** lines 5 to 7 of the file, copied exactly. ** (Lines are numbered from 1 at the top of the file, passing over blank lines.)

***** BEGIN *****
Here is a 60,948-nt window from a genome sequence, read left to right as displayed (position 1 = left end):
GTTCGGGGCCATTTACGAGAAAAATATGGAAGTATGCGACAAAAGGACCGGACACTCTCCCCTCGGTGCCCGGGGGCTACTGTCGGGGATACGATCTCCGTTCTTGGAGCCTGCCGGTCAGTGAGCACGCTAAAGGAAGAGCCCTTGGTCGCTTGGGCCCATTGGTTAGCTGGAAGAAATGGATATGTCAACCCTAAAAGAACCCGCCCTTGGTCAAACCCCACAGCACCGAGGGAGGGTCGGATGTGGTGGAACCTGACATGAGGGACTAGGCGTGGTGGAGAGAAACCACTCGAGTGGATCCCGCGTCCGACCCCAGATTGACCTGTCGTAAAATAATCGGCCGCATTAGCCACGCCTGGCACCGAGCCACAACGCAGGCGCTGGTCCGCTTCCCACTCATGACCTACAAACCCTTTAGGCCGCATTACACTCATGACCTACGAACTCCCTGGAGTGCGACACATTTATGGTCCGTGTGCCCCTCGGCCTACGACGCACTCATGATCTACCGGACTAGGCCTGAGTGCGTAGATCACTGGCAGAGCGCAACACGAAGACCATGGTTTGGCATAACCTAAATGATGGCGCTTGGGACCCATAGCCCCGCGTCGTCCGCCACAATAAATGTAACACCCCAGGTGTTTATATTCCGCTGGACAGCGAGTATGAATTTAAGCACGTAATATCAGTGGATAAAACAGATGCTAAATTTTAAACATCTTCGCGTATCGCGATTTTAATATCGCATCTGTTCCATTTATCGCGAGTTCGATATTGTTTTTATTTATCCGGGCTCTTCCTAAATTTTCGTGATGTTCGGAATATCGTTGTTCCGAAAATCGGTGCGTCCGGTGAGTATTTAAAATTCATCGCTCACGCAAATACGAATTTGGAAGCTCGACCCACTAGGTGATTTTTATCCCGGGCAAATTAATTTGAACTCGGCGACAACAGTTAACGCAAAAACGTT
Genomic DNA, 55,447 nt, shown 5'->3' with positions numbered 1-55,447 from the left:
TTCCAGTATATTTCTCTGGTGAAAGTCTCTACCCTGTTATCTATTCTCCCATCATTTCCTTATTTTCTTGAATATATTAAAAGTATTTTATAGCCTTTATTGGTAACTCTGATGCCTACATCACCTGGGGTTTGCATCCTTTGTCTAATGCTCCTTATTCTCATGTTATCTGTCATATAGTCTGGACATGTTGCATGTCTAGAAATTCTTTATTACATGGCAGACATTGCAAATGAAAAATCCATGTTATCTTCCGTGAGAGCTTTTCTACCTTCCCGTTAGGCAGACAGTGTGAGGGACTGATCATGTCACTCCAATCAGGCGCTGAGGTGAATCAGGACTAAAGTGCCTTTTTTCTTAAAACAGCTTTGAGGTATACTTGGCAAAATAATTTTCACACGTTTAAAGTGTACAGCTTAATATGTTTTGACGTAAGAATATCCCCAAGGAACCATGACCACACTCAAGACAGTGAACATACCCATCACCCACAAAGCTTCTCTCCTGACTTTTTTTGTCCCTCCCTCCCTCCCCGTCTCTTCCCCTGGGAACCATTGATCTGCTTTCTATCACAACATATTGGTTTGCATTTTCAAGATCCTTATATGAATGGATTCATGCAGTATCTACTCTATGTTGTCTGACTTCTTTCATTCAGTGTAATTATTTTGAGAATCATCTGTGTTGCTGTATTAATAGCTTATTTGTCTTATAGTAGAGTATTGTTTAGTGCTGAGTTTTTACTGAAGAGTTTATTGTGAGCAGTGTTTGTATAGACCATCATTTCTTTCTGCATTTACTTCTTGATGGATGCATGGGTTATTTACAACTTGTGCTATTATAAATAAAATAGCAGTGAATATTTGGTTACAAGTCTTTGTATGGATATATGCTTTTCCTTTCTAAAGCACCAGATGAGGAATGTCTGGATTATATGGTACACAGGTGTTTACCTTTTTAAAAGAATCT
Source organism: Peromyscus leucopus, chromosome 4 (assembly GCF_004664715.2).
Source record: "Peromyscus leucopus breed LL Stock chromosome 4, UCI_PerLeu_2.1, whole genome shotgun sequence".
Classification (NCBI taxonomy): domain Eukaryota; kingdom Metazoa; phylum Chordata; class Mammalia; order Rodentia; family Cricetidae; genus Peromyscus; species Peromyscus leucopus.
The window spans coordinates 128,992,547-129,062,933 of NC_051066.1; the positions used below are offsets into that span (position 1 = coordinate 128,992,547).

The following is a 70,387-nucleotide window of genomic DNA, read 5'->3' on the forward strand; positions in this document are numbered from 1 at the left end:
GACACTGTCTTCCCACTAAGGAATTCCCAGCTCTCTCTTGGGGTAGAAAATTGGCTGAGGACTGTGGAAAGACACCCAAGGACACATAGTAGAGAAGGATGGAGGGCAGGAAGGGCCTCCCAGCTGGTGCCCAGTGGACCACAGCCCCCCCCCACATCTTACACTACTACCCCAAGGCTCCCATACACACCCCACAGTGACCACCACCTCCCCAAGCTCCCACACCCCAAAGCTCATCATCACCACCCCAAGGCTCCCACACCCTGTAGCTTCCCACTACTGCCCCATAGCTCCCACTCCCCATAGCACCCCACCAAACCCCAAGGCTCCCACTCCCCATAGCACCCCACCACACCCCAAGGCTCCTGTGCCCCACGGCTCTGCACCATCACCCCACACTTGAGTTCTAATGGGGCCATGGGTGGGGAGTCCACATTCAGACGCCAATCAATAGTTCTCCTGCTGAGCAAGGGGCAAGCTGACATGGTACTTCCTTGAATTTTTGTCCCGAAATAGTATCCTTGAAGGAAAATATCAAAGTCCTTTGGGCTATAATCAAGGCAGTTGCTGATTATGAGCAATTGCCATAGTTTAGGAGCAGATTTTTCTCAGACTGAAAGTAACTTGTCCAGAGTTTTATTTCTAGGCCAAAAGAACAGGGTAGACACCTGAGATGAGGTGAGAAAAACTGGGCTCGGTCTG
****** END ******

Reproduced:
Source organism: Peromyscus leucopus, chromosome 4 (assembly GCF_004664715.2).
Source record: "Peromyscus leucopus breed LL Stock chromosome 4, UCI_PerLeu_2.1, whole genome shotgun sequence".
Classification (NCBI taxonomy): domain Eukaryota; kingdom Metazoa; phylum Chordata; class Mammalia; order Rodentia; family Cricetidae; genus Peromyscus; species Peromyscus leucopus.